Carmakers fear rising trade barriers after Brexit
A storm is brewing as clouds gather over Bristol Port, with the rain set to fall on tens of thousands of vehicles parked in the port’s car compounds, ready for export by ship, or destined for UK dealerships. It is an apt backdrop for the UK automotive sector’s current predicament.
“Brexit has derailed the industry,” says Sarwant Singh, senior partner and global head of automotive and transportation at consultants Frost & Sullivan. “The uncertainty causes people not to buy cars.” The number of cars sold in the UK dropped 5.7% in 2017, according to industry body the Society of Motor Manufacturers & Traders, and ratings agency Moody’s predicts a further 5.5% fall this year.
There has been little respite from foreign markets, with exports slipping 1% last year.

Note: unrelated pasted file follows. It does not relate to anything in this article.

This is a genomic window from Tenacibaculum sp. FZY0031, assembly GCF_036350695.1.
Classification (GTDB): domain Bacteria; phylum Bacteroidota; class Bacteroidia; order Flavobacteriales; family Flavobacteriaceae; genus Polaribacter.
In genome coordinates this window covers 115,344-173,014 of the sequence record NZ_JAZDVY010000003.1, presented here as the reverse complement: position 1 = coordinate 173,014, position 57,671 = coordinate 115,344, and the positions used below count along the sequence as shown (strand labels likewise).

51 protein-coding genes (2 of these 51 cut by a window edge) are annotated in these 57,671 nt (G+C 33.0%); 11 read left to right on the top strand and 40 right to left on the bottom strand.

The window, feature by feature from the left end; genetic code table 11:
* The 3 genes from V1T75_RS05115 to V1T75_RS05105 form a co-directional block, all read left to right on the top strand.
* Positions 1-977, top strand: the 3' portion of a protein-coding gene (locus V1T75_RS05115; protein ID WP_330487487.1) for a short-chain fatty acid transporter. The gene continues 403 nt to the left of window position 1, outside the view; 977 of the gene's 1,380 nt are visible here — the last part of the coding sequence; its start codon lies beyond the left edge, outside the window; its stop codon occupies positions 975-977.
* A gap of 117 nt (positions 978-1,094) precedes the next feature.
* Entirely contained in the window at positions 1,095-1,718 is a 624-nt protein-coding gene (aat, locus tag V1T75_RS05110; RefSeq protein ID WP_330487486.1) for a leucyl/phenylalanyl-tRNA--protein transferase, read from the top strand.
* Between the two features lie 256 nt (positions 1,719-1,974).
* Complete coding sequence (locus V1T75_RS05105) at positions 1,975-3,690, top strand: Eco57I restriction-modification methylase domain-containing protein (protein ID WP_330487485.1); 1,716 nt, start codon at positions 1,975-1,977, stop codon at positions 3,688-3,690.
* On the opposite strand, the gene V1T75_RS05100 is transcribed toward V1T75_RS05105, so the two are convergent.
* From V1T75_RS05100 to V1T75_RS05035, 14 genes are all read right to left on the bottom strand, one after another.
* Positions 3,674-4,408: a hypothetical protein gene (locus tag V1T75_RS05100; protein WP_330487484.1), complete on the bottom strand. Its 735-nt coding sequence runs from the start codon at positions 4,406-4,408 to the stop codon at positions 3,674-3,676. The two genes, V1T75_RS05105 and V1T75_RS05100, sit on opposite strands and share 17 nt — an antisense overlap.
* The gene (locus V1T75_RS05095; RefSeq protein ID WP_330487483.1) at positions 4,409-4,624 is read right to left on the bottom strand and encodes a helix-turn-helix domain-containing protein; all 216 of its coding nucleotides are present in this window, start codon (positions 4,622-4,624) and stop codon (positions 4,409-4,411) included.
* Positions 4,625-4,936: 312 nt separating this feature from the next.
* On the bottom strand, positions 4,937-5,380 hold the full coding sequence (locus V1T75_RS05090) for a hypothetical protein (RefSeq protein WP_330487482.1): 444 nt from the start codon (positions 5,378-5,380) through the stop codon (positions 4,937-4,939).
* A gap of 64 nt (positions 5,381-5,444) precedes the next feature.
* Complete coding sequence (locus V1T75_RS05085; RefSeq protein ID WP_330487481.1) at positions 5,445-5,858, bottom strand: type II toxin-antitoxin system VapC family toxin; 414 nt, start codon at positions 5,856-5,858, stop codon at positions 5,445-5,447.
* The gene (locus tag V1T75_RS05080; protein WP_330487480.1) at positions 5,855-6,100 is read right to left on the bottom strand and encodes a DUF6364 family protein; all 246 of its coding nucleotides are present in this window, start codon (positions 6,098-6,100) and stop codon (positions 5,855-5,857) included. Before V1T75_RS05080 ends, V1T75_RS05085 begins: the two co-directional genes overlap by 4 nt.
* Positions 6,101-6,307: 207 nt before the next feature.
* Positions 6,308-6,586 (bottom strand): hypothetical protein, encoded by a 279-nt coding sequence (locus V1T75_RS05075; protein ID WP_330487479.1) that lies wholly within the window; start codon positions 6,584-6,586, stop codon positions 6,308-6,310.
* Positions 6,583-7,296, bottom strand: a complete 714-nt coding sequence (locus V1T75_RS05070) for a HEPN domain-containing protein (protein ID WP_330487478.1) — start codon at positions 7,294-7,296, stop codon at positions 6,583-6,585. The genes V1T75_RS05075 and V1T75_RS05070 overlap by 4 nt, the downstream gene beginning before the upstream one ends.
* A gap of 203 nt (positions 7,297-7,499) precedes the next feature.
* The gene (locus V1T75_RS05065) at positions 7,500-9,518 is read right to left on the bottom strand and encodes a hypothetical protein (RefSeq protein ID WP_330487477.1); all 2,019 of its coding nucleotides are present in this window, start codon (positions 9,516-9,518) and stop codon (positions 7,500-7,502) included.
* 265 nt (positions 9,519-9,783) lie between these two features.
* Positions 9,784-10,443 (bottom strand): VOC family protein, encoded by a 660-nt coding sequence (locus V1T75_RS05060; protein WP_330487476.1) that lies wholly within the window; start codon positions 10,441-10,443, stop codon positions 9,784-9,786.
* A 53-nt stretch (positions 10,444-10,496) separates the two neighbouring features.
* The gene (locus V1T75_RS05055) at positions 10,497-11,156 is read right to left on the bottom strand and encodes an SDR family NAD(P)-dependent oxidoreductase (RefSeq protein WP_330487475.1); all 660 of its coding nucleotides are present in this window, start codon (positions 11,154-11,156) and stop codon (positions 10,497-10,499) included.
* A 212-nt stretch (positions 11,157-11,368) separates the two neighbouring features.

Each year, about 80% of the vehicles built in the UK are exported, so smooth international trade relations are vital for the automotive sector’s continued prosperity. But these days, the relations are as choppy as the sea in the Bristol Channel. Industry executives’ main fear is that Brexit will result in heightened barriers to trade, not only with the European Union, but with the rest of the world too, once the transition period ends on 31 December 2020.
The prospect of an escalating trade dispute between the US and its main trading partners, the EU and China, also looms large, after US President Donald Trump’s recent threat to tax cars imported into the world’s largest market. “All of Europe is exposed,” says Justin Cox, director of global production at consultants LMC Automotive, “but some plants are more exposed than others, and it so happens that several of those are in the UK.” Then there’s China, the world’s second-largest car market. Trading relations with China are already complicated, and may well be subject to even greater complexity in future.